Fort Morgan in Baldwin County, Alabama — The American South (East South Central)
The Battery Bailey
Position of the 2nd Connecticut Light Artillery August 20-25, 1864
Construction began on August 19th on two artillery positions that were emplaced only 200 yards from the southeast bastion of Fort Morgan. These positions, which were part of Battery Bailey, anchored the southern flank of the Federal siege lines. Although a tremendous storm briefly delayed completion the battery positions were ready for emplacement of the guns by the morning of August 20th. That day, two 3-inch Ordnance Rifles and 12-pounder “Napoleons” of the 2nd Connecticut Light Artillery were transported across Mobile Bay from Fort Gaines. The 2nd and its guns were within easy range of Confederate heavy artillery on the southeast bastion and infantry located on the counterscarp. A soldier of the 2nd described the battery’s ordeal in the line.
"Our battery was the last to get into position and was placed on the extreme left of the semi-circular line of entrenchments. We were within 300 years of the southeast angle of the fort and had to place our guns in a position under the grape and canister of the enemy and the ire of their sharpshooters who were posted behind sandbags on the parapet. During the night previous
The 2nd Connecticut, which had served with distinction at the Battle of Gettysburg, was ordered to dislodge sharpshooters and to keep three of Fort Morgan’s heavy guns from firing into the Federal lines. “ We had a fine opportunity for target practice at the short range,” as one soldier put it. Accurate firing by the 2nd destroyed all three of their targets.
On August 25th, the 2nd Connecticut Artillery was ordered out of their position at Fort Morgan and transported across Mobile Bay for service at Cedar Point.
The crew of two 12-pounders “Napoleons” prepare to open fire front on an entrenched position similar to those constructed by the Federal Army at For Morgan. (Library of Congress)
Topics. This memorial is listed in these topic lists: Forts and Castles • War, US Civil. A significant historical date for this entry is August 20, 1864.
Location. 30° 13.655′ N, 88° 1.442′ W. Marker is in Fort Morgan, Alabama, in Baldwin County. Memorial can be reached from Fort Morgan Road (Alabama Route Touch for map. Marker is in this post office area: Gulf Shores AL 36542, United States of America. Touch for directions.
Other nearby markers. At least 8 other markers are within walking distance of this marker. Panama Mount (within shouting distance of this marker); The Battle of Mobile Bay (within shouting distance of this marker); a different marker also named The Battle of Mobile Bay (about 300 feet away, measured in a direct line); a different marker also named The Battle of Mobile Bay (about 300 feet away); Citadel (1825-1865) (about 500 feet away); The Citadel (about 500 feet away); Battery Thomas (1898-1917) (about 500 feet away); Battery Schenck (1899-1923) (about 700 feet away).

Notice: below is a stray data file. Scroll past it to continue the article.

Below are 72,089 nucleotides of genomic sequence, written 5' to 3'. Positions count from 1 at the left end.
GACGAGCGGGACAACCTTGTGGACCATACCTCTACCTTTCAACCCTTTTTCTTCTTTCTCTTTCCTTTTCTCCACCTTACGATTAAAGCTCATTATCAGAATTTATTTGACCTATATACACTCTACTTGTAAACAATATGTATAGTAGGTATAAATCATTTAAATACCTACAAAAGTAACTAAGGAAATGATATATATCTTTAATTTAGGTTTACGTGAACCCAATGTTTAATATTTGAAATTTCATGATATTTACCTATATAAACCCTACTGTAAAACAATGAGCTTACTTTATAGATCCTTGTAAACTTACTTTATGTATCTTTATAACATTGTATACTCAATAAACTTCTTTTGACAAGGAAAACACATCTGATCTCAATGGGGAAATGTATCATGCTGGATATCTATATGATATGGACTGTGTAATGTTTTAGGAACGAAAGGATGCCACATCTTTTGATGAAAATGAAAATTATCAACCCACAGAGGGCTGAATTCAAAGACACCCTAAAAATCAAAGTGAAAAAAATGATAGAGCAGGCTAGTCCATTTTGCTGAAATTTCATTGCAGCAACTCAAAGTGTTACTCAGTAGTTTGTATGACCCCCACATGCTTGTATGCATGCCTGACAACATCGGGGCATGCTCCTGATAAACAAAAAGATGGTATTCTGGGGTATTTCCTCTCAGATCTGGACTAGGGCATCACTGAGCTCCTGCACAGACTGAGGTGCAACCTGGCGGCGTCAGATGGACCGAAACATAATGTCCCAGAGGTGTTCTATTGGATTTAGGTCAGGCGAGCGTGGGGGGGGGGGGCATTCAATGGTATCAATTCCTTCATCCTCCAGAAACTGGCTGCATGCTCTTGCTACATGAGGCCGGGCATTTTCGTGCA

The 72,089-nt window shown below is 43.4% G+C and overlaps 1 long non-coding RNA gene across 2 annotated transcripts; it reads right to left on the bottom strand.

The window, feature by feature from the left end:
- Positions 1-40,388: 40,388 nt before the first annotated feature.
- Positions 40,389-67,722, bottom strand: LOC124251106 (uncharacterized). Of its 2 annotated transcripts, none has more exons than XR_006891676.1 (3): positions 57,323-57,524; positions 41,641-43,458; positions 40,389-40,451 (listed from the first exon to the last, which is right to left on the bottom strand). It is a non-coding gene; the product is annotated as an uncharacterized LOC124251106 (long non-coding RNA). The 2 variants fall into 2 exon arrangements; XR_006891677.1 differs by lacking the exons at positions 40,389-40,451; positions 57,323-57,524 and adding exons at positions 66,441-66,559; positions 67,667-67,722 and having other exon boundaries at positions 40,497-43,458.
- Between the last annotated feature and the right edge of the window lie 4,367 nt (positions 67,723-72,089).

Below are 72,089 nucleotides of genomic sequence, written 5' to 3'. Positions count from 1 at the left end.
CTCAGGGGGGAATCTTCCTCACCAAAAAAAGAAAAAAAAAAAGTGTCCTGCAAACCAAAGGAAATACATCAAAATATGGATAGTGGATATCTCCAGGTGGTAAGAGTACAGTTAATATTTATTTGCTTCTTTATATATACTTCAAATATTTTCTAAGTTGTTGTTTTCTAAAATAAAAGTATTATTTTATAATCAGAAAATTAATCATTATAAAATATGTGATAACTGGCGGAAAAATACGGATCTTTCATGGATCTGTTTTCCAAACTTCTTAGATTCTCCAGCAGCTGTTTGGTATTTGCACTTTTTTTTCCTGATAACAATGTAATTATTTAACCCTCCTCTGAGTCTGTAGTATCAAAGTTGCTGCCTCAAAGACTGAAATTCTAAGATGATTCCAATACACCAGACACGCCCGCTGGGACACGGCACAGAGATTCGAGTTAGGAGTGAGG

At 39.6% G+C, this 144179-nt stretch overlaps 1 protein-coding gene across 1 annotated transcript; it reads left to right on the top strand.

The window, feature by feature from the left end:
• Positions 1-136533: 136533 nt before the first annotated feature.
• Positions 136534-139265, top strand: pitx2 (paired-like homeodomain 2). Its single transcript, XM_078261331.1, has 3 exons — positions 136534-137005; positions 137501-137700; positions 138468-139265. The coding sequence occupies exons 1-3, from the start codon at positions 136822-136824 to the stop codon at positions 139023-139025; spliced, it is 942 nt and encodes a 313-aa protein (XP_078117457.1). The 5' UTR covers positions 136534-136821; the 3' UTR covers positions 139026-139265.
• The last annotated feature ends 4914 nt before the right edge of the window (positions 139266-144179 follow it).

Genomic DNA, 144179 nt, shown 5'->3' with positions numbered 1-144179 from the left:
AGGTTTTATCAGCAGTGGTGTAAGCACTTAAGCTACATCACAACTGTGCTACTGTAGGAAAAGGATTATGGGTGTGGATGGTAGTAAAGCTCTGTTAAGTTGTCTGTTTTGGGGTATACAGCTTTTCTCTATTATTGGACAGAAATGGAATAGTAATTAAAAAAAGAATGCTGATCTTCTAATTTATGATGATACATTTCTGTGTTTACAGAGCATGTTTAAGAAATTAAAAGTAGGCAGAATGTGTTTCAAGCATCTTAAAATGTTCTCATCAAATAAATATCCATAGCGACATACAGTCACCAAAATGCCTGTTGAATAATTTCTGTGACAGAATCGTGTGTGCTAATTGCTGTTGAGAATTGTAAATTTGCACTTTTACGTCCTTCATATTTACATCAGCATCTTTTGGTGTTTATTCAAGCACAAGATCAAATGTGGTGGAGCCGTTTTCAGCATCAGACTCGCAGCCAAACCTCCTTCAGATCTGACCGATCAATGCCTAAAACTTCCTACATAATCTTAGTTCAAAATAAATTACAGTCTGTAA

Also see . . .
1. 2nd Connecticut Light Battery. The Civil War in the East entry:
August 9-23: Operations against Fort Morgan (Submitted on June 5, 2018, by Sandra Hughes Tidwell of Killen, Alabama, USA.)
2. History of the Second Connecticut Volunteer Light Battery. Connecticut Military Department entry:
The Battery witnessed the surrender of Fort Gaines, and on the 20th crossed to the rear of Fort Morgan and assisted in the bombardment of that stronghold. For twenty-four hours shot and shell poured in upon the fort from land and sea. The citadel was set on fire in the night, and at early dawn a white flag signaled the surrender. On the 28th the Battery crossed Mobile Bay to Cedar Point, and on the 10th of September (Submitted on June 5, 2018, by Sandra Hughes Tidwell of Killen, Alabama, USA.)
Credits. This page was last revised on March 11, 2021. It was originally submitted on June 5, 2018, by Sandra Hughes Tidwell of Killen, Alabama, USA. This page has been viewed 457 times since then and 60 times this year. Photos: 1, 2, 3. submitted on June 5, 2018, by Sandra Hughes Tidwell of Killen, Alabama, USA. • Bernard Fisher was the editor who published this page.